FMLA failure to communicate ends up in court

Be clear about certification requirements

Posted March 26, 2021 

Due to his anxiety, Adam requested FMLA leave and short-term disability. This was on October 10. A series of communications from the company and the third party it used to administer employee leave, ensued. The next day, October 11, the third party replied to Adam, informing him he was eligible for FMLA leave, but his eligibility for short-term disability was pending.

The letter also indicated that “once we obtain the necessary information from your health care provider to support your leave request, due by 10/26…, we will make a determination to approve or deny your request for Short Term Disability (STD) benefits.” It did not say that Adam’s FMLA leave request required this documentation, nor did it otherwise say that Adam needed to take any steps for his FMLA leave.

An October 28 letter was also unclear. It indicated that the requested doctor’s contact information was not received, so the claim could not be evaluated, and the file was closed. It was ambiguous whether a certification was sought or merely the doctor’s contact information.

Adam called the third-party administrator and said that he could not get to the doctor until November 8 due to the doctor’s schedule. He was told he would be allowed to submit the paperwork when he saw his doctor. On November 21, however, Adam received letters denying short-term disability benefits and FMLA leave, the latter due to not receiving documents supporting the leave. Adam contacted the leave administrator to ensure they had received a certification.

Despite this, Adam was terminated for having abandoned his job due to the absences. He sued.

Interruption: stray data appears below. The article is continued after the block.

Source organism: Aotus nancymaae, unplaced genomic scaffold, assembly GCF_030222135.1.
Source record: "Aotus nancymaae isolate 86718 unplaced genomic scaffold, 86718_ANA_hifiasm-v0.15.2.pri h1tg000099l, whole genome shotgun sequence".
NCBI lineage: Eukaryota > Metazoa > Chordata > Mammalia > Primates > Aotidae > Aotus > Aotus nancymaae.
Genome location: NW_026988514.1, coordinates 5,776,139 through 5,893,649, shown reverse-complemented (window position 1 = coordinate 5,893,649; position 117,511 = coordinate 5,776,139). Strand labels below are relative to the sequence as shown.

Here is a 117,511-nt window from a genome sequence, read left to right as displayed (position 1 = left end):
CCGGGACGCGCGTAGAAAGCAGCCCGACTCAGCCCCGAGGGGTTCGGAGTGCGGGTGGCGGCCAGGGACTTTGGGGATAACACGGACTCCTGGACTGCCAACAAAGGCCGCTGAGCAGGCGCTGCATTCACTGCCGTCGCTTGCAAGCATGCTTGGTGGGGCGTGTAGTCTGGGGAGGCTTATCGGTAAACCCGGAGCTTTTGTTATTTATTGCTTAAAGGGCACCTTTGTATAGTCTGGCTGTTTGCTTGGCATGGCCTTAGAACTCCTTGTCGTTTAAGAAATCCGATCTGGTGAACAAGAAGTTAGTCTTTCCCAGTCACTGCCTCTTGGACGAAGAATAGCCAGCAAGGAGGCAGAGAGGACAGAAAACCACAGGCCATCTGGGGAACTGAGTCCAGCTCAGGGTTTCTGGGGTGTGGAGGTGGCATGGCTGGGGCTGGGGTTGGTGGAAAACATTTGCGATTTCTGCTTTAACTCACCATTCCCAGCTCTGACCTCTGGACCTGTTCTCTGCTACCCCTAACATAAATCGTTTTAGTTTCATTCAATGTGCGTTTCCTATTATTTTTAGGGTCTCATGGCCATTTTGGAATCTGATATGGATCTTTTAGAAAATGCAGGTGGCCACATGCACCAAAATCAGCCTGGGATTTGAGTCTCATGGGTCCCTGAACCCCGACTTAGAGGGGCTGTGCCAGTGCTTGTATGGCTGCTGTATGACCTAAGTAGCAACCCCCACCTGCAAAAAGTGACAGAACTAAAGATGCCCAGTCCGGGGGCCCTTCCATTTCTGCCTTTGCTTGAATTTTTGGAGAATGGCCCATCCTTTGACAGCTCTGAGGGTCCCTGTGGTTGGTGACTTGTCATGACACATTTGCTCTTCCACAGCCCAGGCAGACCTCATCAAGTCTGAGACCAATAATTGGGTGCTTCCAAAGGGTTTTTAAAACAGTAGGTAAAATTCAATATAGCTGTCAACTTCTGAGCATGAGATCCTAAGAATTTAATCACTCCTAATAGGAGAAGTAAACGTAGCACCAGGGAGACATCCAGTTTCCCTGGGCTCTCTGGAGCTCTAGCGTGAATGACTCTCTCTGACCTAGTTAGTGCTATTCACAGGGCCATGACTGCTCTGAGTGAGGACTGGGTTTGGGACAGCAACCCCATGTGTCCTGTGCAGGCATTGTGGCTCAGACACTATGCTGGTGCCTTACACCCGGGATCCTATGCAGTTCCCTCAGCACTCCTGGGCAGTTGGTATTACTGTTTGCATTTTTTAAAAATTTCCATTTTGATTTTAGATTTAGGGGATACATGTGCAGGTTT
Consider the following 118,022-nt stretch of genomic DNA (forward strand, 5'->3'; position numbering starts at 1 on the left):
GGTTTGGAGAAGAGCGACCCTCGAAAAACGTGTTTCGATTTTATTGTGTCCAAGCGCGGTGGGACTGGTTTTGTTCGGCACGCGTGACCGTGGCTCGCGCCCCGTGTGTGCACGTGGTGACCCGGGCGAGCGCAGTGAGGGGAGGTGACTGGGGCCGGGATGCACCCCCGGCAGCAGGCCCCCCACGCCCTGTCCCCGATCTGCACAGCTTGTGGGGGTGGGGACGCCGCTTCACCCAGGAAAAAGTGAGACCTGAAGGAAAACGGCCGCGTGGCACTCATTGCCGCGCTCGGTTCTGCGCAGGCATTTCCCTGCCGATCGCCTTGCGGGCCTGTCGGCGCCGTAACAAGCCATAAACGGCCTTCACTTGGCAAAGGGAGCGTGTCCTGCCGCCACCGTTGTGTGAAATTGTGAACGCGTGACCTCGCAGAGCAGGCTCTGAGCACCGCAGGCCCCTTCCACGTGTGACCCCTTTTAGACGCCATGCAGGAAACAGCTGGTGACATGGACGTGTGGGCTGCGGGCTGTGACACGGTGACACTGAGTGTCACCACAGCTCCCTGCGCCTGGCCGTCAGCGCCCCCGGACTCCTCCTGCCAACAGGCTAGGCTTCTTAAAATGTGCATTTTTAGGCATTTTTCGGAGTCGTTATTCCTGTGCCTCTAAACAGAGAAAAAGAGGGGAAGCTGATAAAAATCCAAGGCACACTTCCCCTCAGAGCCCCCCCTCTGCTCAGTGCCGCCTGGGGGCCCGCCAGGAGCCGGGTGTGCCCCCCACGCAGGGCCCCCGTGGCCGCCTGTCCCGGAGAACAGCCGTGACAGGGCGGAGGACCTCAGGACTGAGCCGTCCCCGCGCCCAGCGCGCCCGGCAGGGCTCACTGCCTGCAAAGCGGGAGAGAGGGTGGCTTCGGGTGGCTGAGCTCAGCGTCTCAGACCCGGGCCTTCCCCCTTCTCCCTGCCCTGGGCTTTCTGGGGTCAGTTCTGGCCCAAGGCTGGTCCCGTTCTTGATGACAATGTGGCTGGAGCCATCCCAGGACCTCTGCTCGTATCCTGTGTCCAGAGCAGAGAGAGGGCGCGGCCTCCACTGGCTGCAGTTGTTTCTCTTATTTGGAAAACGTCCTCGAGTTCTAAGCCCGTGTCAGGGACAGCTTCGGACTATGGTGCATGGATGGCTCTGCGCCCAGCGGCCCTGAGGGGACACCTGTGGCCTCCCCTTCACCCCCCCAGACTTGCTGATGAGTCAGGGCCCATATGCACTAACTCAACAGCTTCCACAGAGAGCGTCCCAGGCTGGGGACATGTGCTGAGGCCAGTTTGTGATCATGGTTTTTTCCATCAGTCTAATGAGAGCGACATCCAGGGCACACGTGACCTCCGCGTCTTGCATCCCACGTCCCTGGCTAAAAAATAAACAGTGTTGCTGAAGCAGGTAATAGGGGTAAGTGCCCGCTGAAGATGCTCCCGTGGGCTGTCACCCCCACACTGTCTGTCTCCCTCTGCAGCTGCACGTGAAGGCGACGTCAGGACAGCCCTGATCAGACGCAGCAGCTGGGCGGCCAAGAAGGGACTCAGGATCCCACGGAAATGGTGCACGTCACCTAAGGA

In court, the employer argued that Adam failed to provide an FMLA certification by October 26. Adam pointed out that the deadline had been extended to November 8.

Due to the lack of clarity in the employer’s communications, the court ruled in favor of the employee, allowing the case to proceed. The October 11 letter to Adam noted that he was eligible for FMLA beginning on October 10. Nothing nothing suggested that part of his FMLA request was deficient or outstanding, or that his FMLA request was denied. The only additional information in the letter about additional documentation pertained to his short-term disability leave request. A jury, therefore, could find that the October 26 deadline never applied to the FMLA certification.

The employer tried to argue that there was no documentation regarding the extension to provide the certification, since it was a phone call. This was for a jury to decide. The employer and the third-party administrator were unable to track the first deadline given to Adam, leading to communications with inconsistent due dates. If they could not be clear on the due date, they could not expect Adam to meet it. There was also a question on whether Adam’s certification was received. The company said it did not, while the third party said it did.

Key takeaway: To avoid the risk of an FMLA interference claim, ensure that all related communication, regardless of the source, is clear and details what steps an employee needs to take.

Knaup v. Molina Healthcare of Ohio, Inc., Southern District of Ohio, No. 2:19-cv-166, March 3, 2021

This article was written by Darlene Clabault of J. J. Keller & Associates, Inc.

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